FBI Apologizes to Court for Botching Surveillance of Trump Adviser, and Pledges Fixes

2020-01-11 08:49:49

Outside of the J. Edgar Hoover Building, where the FBI is headquartered, in Washington on Sept. 11, 2019. (Tom Brenner/The New York Times)
Outside of the J. Edgar Hoover Building, where the FBI is headquartered, in Washington on Sept. 11, 2019. (Tom Brenner/The New York Times)

WASHINGTON — A chastened FBI told a secretive court Friday that it was increasing training and oversight for officials who work on national security wiretap applications in response to problems uncovered by a scathing inspector general report last month about botched surveillance targeting a former Trump campaign adviser.

In a rare unclassified and public filing before the court that oversees wiretapping under the Foreign Intelligence Surveillance Act, or FISA, the FBI also said it would extend its overhaul to requests for orders permitting it to collect logs of its targets’ communications and other business records — not just wiretaps of the contents of phone calls and emails.

“The FBI has the utmost respect for this court and deeply regrets the errors and omission identified by” the inspector general, wrote FBI Director Christopher A. Wray in a statement included with the filing. He called the conduct described by the report “unacceptable and unrepresentative of the FBI as an institution.”

Under FISA — a law for surveillance aimed at monitoring suspected spies and terrorists, as opposed to ordinary criminals — the government must convince a judge that an American is probably an agent of a foreign power. Because the FISA court hears only from the government, and what it says is never shown to defense lawyers, the Justice Department says it has a duty to be candid and tell judges every relevant fact in its possession.

But the Justice Department’s inspector general, Michael E. Horowitz, uncovered that the FBI had cherry-picked and misstated evidence about the Trump adviser, Carter Page, when seeking permission to wiretap him in October 2016 and in 2017 renewal applications. At the same time, Horowitz determined that the opening of the Russia investigation was legal and found no politicized conspiracy against President Donald Trump by high-level FBI officials.

The problems included omitting details that made Page look less suspicious. For example, the court was not told that Page had said to a confidential informant in August 2016 that he had no interactions with Paul Manafort, Trump’s former campaign manager, even though the FBI suspected Page might be a conduit between Russia and Manafort.

The court was also not told that Page had told the CIA about his contacts with Russians over the years, a fact that made that pattern of contacts look less suspicious. The Justice Department, passing on the factual portrait it received from the FBI, had pointed the judges to that pattern as a reason to think that he might be a Russian agent.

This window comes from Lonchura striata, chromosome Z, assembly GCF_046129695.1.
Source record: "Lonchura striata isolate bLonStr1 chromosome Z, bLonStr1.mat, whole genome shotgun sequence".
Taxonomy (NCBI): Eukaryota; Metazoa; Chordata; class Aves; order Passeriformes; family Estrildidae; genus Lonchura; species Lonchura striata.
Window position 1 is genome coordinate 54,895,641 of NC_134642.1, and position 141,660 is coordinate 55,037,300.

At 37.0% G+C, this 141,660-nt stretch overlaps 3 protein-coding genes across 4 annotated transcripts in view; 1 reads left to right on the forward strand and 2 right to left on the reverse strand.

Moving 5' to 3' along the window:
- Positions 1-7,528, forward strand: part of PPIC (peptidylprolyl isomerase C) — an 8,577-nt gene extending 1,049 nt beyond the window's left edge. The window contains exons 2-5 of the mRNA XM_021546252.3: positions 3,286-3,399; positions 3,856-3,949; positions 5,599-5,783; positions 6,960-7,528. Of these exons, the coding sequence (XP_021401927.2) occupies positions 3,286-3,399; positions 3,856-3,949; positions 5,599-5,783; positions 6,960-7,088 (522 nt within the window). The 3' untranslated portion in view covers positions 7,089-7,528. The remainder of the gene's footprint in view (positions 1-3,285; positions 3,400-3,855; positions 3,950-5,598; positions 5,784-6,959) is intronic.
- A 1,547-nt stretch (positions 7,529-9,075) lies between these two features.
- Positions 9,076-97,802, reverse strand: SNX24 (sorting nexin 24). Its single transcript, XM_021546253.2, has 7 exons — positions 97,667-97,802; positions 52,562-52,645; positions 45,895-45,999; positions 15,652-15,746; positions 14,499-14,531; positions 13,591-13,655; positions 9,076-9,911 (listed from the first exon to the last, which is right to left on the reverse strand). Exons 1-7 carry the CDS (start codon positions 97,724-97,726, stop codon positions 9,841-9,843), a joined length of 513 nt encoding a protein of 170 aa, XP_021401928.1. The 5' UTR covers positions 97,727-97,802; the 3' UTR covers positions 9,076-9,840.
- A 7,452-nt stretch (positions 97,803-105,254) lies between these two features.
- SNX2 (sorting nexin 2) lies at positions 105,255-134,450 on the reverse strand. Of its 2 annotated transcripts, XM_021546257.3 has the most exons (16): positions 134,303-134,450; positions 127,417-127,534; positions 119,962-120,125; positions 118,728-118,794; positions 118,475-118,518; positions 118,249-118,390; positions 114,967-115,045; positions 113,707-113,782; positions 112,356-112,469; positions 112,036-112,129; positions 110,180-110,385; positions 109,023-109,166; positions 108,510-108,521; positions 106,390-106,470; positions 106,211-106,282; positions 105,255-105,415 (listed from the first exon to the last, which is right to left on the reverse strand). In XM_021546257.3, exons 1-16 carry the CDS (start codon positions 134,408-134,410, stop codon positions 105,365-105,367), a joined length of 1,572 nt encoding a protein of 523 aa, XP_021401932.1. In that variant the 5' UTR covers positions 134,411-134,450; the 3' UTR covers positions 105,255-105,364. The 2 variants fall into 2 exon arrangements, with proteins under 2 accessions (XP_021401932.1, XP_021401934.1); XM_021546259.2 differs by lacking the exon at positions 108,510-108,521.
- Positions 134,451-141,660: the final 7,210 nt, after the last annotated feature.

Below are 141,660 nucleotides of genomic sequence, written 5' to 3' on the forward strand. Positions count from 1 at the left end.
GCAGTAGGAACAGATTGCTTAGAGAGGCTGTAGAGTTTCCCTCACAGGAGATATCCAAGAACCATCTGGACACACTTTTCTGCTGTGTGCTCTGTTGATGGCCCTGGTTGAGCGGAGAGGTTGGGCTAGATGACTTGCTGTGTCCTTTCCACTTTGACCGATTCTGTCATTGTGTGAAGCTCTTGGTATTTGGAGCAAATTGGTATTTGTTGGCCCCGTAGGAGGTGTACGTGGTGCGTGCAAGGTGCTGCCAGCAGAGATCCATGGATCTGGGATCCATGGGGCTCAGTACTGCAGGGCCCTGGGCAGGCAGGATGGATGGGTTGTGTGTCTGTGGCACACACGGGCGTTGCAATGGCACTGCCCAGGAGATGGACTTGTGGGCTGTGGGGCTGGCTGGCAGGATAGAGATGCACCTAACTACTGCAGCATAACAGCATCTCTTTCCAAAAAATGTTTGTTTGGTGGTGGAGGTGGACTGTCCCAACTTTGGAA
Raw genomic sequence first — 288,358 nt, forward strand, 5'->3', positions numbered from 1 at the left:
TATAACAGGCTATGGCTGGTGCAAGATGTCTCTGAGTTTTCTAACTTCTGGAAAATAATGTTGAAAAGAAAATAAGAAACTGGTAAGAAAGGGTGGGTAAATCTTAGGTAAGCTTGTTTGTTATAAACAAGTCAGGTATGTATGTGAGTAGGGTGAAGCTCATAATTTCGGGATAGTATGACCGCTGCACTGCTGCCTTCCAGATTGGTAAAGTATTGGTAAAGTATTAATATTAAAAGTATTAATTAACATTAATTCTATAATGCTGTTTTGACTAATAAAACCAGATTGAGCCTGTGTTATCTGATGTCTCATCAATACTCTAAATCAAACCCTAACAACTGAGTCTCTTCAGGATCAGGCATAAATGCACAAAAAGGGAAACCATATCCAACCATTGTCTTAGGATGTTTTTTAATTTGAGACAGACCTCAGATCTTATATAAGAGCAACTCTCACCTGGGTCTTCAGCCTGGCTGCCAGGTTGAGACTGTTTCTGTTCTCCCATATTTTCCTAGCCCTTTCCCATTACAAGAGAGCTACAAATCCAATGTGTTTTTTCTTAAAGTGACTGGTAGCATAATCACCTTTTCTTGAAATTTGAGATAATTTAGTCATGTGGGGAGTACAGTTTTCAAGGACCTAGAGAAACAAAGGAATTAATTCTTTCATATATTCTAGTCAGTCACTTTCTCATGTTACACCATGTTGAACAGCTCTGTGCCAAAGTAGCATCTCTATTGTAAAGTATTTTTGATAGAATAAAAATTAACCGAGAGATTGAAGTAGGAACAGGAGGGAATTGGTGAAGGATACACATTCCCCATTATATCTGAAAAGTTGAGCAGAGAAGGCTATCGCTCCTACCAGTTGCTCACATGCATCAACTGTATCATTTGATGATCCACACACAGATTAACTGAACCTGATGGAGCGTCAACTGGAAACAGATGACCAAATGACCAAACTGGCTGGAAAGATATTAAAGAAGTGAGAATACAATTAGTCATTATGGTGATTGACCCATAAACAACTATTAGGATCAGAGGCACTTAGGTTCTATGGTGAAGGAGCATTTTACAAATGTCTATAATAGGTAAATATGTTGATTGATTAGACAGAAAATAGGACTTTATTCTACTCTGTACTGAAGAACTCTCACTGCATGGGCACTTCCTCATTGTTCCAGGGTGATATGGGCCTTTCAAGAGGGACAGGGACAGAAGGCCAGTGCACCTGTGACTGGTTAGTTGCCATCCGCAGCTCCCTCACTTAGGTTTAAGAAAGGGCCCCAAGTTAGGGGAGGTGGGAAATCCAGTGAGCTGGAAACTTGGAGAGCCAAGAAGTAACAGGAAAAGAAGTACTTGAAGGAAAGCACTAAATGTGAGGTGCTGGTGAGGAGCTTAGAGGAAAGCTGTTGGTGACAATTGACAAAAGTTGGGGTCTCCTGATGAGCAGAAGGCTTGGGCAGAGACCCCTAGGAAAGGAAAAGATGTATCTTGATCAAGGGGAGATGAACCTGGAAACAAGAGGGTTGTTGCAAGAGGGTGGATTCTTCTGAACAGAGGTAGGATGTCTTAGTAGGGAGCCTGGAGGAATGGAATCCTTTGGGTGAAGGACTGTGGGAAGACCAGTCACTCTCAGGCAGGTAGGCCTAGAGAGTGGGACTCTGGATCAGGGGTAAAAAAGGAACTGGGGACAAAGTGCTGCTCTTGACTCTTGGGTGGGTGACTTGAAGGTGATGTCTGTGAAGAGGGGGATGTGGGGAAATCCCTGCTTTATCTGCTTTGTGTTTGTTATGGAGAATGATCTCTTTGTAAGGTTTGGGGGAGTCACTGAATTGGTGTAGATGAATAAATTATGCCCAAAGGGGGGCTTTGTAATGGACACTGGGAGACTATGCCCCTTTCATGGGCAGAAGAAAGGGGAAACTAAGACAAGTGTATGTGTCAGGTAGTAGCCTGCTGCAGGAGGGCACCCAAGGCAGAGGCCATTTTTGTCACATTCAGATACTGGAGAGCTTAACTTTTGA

Horowitz said he did not find documentary or testimonial evidence that FBI officials responsible for compiling the relevant evidence about Page for the court were politically biased against Trump. But he rejected as unsatisfactory their explanations that they were busy on other aspects of the Russia investigation.

In a response appended to the inspector general report last month, Wray had already announced that he would make changes aimed at ensuring that the bureau put forward a more comprehensive portrait of the facts about targets when preparing wiretap applications.

The new filing, which detailed 12 steps, like enhancing checklists for preparing filings, added granular detail. It came in response to an unusual public order last month. Rosemary M. Collyer, then the presiding judge on FISA court, ordered the FBI to propose fixes to its process by Jan. 10 to ensure the problems would not recur.

“The frequency with which representations made by FBI personnel turned out to be unsupported or contradicted by information in their possession, and with which they withheld information detrimental to their case, calls into question whether information contained in other FBI applications is reliable,” Collyer wrote.

On Jan. 1, Judge James E. Boasberg took over Collyer’s role on the FISA court. He will now have to evaluate whether the proposed changes are sufficient to restore the judges’ confidence in the factual affidavits FBI officials submit or if more is necessary.

It is not clear whether Boasberg will take such potential steps as appointing a “friend of the court” to critique the FBI’s proposal before he issues any order.

The chairman of the Senate Judiciary Committee, Sen. Lindsey Graham, R-S.C., has said he wants to impose new checks and balances on the FBI’s national security surveillance powers, at least when investigations touch on political campaigns, in legislation his panel may take up after Trump’s impeachment trial.

In his statement with the court filing Friday, Wray called FISA an “indispensable tool for national security investigations” and pledged to work to ensure the accuracy and completeness of FISA applications “in recognition of our duty of candor to the court and our responsibilities to the American people.”

This article originally appeared in The New York Times.

© 2020 The New York Times Company

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